Wednesday, October 27, 2010

Asian Steak Salad with Mushrooms and Ginger Dressing: Fear, Humility, and Reunions

For the WSC Almighty Class of '90 and EC, JC, EC, and BS who made it possible for me to go

I just came back from my 20th high school reunion.  And if that number 20 alone doesn't boggle your mind...this series of numbers might.


13 hours in a car alone with
3 kids to spend
12 hours with friends from
20 years ago.

I actually made the decision to go about a week before the event itself as I wasn't sure if I had the guts to drive all the way to southern California alone.  I spent a good amount of time trying to convince other classmates from the Bay Area to join me so that I wouldn't drive solo but they were not convinced.  I would have to conquer the road and seven hours driving alone. I decided that this was something too great to be missed and decided to do the drive, even if it meant that I had no co-pilot (or at least a second voice to help me tame Son and Daughters).

While driving down, I had many hours to think about what was to come in the next 48 hours of spending time with my old friends and potentially old enemies.  In between trying to pacify Son and Daughters in the car and repeatedly answering the question ,"Are we there YET?" I thought about my high school years.  I mostly remembered the learning, fantastic teachers, time with friends, great relationships, funny jokes and silly antics, but I did have moments to reflect on the pain as well.  I experienced some cruelty at the hands of some who didn't know better at the time, but nontheless cruelty that hurt me very much when I was young.  It is an experience that I pray Son and Daughters never have, although I know that it made me stronger.  Thinking of those harder moments added some fear to my excitement and my palms got very sweaty as I drove and yelled at Son and Daughters on the way to the reunion.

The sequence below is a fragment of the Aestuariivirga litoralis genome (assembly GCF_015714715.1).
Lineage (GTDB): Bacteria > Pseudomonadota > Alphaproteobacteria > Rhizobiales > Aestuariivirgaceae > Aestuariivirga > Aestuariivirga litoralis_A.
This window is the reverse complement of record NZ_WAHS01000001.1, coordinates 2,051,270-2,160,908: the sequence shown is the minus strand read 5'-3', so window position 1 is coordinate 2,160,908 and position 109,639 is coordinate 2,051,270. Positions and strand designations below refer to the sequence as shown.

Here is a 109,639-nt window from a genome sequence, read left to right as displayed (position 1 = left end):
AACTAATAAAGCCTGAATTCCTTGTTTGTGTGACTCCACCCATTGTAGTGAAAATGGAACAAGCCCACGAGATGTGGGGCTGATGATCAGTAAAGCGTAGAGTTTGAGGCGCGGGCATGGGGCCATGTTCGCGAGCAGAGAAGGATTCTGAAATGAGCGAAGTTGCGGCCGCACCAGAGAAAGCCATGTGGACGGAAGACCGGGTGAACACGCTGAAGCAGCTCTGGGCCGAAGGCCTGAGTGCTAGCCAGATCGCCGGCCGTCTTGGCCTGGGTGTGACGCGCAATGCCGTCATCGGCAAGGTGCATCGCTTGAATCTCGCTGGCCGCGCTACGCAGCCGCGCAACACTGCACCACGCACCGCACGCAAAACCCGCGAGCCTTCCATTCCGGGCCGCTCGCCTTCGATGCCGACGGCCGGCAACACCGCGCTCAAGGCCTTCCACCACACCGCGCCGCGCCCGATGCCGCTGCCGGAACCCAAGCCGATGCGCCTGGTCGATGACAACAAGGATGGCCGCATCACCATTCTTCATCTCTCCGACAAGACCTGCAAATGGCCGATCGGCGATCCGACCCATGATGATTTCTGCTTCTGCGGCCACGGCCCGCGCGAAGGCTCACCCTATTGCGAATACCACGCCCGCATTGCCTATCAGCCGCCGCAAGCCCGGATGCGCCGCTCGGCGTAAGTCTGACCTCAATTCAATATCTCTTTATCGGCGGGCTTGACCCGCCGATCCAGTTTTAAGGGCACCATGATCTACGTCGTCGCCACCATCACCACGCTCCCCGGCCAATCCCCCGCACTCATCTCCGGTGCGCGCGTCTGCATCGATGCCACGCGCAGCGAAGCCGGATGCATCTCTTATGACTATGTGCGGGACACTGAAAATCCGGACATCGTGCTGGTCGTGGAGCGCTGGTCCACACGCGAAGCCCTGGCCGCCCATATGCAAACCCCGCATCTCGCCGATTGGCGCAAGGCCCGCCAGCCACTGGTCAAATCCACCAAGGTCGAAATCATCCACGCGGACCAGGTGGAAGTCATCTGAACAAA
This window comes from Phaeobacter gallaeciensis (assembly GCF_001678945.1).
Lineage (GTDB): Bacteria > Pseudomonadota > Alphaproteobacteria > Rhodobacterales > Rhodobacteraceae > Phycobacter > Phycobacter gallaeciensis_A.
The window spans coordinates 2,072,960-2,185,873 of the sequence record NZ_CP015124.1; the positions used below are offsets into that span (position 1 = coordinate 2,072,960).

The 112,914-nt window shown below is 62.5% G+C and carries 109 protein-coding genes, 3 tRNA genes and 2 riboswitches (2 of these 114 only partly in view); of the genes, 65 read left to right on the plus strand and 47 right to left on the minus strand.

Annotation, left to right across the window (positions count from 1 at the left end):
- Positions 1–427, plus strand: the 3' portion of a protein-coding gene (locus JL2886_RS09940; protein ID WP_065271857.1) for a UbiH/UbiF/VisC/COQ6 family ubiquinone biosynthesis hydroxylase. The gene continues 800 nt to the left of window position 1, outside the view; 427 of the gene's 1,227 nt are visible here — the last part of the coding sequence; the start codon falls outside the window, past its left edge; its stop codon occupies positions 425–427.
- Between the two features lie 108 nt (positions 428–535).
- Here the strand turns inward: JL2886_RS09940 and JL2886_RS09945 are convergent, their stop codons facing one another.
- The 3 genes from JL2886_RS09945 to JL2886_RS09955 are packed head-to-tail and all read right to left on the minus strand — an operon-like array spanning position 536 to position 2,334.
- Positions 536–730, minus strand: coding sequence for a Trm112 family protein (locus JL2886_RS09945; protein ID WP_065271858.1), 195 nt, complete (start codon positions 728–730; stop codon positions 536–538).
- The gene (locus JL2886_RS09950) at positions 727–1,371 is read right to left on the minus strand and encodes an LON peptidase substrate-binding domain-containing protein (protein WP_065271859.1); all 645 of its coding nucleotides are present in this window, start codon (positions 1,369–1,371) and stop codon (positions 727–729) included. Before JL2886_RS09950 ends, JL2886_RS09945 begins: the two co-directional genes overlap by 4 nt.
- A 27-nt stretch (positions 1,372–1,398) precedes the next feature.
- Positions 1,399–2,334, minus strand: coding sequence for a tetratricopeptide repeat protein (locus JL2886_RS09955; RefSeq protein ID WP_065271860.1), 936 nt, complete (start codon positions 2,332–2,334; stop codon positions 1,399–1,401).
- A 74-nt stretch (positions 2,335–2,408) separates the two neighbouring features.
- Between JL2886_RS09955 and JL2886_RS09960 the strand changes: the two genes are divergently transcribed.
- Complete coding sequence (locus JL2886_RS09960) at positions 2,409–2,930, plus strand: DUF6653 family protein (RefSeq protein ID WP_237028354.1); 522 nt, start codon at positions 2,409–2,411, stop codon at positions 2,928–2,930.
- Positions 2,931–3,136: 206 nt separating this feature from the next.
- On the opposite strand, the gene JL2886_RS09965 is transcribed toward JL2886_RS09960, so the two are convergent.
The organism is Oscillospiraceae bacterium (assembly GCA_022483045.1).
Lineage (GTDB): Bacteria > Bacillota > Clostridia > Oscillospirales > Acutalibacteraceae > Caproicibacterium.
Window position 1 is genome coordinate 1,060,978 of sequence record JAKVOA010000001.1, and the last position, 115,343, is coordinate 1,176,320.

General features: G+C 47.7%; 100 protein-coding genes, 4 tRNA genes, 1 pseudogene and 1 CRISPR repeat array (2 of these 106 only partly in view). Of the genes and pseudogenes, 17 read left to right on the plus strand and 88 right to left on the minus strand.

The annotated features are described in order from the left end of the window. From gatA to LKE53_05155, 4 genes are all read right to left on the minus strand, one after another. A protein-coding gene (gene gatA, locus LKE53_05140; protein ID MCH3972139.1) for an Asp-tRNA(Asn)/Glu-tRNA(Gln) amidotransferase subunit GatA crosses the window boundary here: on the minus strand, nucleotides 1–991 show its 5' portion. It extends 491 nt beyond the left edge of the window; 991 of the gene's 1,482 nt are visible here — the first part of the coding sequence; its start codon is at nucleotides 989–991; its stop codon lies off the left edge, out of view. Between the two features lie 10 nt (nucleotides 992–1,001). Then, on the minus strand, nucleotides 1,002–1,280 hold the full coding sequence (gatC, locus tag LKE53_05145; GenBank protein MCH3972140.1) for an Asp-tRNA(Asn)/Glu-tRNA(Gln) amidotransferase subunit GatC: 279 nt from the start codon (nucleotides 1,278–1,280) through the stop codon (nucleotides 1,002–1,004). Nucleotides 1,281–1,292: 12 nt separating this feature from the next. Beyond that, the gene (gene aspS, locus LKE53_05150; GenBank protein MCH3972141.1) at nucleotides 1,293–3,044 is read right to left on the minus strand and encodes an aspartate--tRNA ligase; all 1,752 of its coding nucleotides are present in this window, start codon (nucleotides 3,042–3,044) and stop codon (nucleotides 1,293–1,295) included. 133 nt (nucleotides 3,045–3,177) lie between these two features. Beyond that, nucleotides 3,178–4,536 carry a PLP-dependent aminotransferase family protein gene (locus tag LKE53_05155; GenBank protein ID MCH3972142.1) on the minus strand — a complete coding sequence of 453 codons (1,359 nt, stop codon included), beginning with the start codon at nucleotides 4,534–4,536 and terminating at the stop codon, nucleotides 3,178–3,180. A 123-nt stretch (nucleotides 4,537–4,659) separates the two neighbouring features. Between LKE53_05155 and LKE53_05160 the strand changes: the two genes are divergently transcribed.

I think I mostly wondered about how people would be after not having seen each other for 20 years.  My school was very small and my graduating class had maybe 93 people.  During high school everyone knew everyone's name and so this reunion would be rather intimate.  All faces would be familiar but perhaps not all the names would be remembered.  In my mind I mentally cataloged which faces would be familiar and which names would roll off my tongue.  I also remembered the faces that were kind and those that were cruel.  The first night of our reunion (ours is over two days) my classmates and I met at a restaurant where one of our classmates is the executive chef.  It ended up being one of the more surreal and interesting evenings I've had in a long while.  I heard the voices I had not heard in many years, and yet found those voices strangely familiar and comforting.  And I laughed so much.  It was fun seeing how much people had changed and seeing how much people had not changed.  I felt lucky that most people thought I still looked as I did in high school, but I attribute that to the low lighting in the restaurant and the quantity of alcohol consumed.